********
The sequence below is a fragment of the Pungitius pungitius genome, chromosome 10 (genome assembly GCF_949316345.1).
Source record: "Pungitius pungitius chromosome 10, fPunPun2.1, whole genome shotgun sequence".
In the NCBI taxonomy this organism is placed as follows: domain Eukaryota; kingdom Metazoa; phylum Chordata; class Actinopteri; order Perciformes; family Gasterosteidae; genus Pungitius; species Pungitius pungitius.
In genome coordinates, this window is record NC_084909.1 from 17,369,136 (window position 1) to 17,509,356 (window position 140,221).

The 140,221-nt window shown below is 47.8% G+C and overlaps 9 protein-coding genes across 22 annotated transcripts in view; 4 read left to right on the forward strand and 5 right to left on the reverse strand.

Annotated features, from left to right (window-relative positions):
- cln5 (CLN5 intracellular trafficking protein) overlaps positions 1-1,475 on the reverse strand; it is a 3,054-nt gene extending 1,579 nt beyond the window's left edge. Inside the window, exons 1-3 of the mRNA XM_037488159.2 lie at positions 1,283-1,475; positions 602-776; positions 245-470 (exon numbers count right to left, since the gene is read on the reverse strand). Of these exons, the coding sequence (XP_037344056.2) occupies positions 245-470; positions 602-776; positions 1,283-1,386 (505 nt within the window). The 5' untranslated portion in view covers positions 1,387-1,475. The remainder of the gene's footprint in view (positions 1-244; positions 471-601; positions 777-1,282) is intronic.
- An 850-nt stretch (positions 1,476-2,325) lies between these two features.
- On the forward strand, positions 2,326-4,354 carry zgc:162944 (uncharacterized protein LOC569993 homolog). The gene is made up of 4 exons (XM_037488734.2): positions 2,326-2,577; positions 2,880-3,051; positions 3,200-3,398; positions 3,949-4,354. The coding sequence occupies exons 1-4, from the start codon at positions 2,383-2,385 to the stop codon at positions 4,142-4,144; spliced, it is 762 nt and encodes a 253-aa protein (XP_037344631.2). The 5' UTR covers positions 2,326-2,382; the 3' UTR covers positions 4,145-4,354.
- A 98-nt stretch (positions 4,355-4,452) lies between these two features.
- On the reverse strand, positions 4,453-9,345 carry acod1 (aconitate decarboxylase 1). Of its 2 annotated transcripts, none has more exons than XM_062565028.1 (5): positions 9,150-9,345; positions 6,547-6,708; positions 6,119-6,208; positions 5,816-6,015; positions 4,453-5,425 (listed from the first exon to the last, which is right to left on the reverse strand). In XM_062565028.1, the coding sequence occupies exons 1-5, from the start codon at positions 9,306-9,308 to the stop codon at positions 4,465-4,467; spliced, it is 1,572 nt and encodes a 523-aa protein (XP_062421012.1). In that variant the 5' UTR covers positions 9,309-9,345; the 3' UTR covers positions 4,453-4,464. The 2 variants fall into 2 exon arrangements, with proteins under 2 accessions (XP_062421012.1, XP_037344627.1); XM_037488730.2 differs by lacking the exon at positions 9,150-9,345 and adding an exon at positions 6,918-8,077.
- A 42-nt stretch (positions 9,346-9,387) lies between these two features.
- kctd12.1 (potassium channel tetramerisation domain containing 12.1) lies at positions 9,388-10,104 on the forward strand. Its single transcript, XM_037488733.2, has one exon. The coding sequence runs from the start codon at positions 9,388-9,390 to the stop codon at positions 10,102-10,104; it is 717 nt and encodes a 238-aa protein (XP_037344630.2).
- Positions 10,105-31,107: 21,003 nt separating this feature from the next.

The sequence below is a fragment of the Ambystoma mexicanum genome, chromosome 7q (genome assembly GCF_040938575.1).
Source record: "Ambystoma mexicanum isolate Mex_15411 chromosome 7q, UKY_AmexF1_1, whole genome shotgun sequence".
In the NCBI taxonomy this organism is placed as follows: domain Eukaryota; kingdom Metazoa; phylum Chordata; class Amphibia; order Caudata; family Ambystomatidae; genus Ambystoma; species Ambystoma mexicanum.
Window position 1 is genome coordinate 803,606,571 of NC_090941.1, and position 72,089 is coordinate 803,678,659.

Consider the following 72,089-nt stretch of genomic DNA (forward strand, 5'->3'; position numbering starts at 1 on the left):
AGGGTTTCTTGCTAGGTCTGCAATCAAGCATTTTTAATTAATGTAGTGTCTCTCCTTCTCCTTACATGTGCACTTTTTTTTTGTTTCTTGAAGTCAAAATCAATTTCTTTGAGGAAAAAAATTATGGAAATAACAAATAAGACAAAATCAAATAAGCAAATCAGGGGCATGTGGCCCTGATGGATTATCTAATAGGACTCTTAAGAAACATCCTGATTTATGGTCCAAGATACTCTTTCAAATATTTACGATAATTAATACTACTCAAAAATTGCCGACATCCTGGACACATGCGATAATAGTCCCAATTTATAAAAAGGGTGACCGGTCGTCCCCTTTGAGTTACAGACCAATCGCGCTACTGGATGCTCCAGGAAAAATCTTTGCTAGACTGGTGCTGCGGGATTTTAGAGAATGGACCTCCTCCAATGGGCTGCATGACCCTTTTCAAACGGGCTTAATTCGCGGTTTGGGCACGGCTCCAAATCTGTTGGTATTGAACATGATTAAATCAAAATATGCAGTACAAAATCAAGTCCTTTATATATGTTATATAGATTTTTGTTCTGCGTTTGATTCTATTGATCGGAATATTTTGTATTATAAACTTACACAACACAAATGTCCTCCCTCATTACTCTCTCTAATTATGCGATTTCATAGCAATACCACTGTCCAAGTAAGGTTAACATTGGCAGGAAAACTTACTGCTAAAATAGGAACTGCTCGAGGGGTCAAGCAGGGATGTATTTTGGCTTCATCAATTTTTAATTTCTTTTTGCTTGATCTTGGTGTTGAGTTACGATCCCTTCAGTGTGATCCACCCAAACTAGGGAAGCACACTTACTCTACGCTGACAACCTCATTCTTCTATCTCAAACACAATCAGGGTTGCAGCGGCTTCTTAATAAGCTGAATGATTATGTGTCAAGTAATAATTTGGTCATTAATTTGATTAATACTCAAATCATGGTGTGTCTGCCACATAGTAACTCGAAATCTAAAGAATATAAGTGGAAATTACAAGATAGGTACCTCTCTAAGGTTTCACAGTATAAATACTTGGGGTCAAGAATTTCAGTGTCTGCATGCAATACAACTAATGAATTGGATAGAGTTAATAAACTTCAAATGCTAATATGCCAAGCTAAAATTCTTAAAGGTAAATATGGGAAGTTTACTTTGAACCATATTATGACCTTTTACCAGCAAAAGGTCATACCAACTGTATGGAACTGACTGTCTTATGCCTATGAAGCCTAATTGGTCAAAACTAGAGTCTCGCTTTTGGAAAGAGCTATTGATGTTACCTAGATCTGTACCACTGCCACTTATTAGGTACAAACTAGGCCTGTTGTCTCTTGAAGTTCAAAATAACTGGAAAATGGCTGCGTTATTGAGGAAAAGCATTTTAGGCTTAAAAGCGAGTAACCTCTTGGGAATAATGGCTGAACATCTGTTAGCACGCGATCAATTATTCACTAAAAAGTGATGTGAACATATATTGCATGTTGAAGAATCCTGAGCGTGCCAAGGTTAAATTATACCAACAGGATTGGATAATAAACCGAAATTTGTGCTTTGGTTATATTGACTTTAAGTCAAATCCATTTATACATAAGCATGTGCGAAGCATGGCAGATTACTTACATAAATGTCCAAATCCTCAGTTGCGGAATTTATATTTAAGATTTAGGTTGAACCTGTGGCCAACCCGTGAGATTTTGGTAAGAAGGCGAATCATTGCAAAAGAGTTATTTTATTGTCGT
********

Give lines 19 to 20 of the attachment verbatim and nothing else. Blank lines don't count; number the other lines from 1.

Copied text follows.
Consider the following 72,089-nt stretch of genomic DNA (forward strand, 5'->3'; position numbering starts at 1 on the left):
AGGGTTTCTTGCTAGGTCTGCAATCAAGCATTTTTAATTAATGTAGTGTCTCTCCTTCTCCTTACATGTGCACTTTTTTTTTGTTTCTTGAAGTCAAAATCAATTTCTTTGAGGAAAAAAATTATGGAAATAACAAATAAGACAAAATCAAATAAGCAAATCAGGGGCATGTGGCCCTGATGGATTATCTAATAGGACTCTTAAGAAACATCCTGATTTATGGTCCAAGATACTCTTTCAAATATTTACGATAATTAATACTACTCAAAAATTGCCGACATCCTGGACACATGCGATAATAGTCCCAATTTATAAAAAGGGTGACCGGTCGTCCCCTTTGAGTTACAGACCAATCGCGCTACTGGATGCTCCAGGAAAAATCTTTGCTAGACTGGTGCTGCGGGATTTTAGAGAATGGACCTCCTCCAATGGGCTGCATGACCCTTTTCAAACGGGCTTAATTCGCGGTTTGGGCACGGCTCCAAATCTGTTGGTATTGAACATGATTAAATCAAAATATGCAGTACAAAATCAAGTCCTTTATATATGTTATATAGATTTTTGTTCTGCGTTTGATTCTATTGATCGGAATATTTTGTATTATAAACTTACACAACACAAATGTCCTCCCTCATTACTCTCTCTAATTATGCGATTTCATAGCAATACCACTGTCCAAGTAAGGTTAACATTGGCAGGAAAACTTACTGCTAAAATAGGAACTGCTCGAGGGGTCAAGCAGGGATGTATTTTGGCTTCATCAATTTTTAATTTCTTTTTGCTTGATCTTGGTGTTGAGTTACGATCCCTTCAGTGTGATCCACCCAAACTAGGGAAGCACACTTACTCTACGCTGACAACCTCATTCTTCTATCTCAAACACAATCAGGGTTGCAGCGGCTTCTTAATAAGCTGAATGATTATGTGTCAAGTAATAATTTGGTCATTAATTTGATTAATACTCAAATCATGGTGTGTCTGCCACATAGTAACTCGAAATCTAAAGAATATAAGTGGAAATTACAAGATAGGTACCTCTCTAAGGTTTCACAGTATAAATACTTGGGGTCAAGAATTTCAGTGTCTGCATGCAATACAACTAATGAATTGGATAGAGTTAATAAACTTCAAATGCTAATATGCCAAGCTAAAATTCTTAAAGGTAAATATGGGAAGTTTACTTTGAACCATATTATGACCTTTTACCAGCAAAAGGTCATACCAACTGTATGGAACTGACTGTCTTATGCCTATGAAGCCTAATTGGTCAAAACTAGAGTCTCGCTTTTGGAAAGAGCTATTGATGTTACCTAGATCTGTACCACTGCCACTTATTAGGTACAAACTAGGCCTGTTGTCTCTTGAAGTTCAAAATAACTGGAAAATGGCTGCGTTATTGAGGAAAAGCATTTTAGGCTTAAAAGCGAGTAACCTCTTGGGAATAATGGCTGAACATCTGTTAGCACGCGATCAATTATTCACTAAAAAGTGATGTGAACATATATTGCATGTTGAAGAATCCTGAGCGTGCCAAGGTTAAATTATACCAACAGGATTGGATAATAAACCGAAATTTGTGCTTTGGTTATATTGACTTTAAGTCAAATCCATTTATACATAAGCATGTGCGAAGCATGGCAGATTACTTACATAAATGTCCAAATCCTCAGTTGCGGAATTTATATTTAAGATTTAGGTTGAACCTGTGGCCAACCCGTGAGATTTTGGTAAGAAGGCGAATCATTGCAAAAGAGTTATTTTATTGTCGT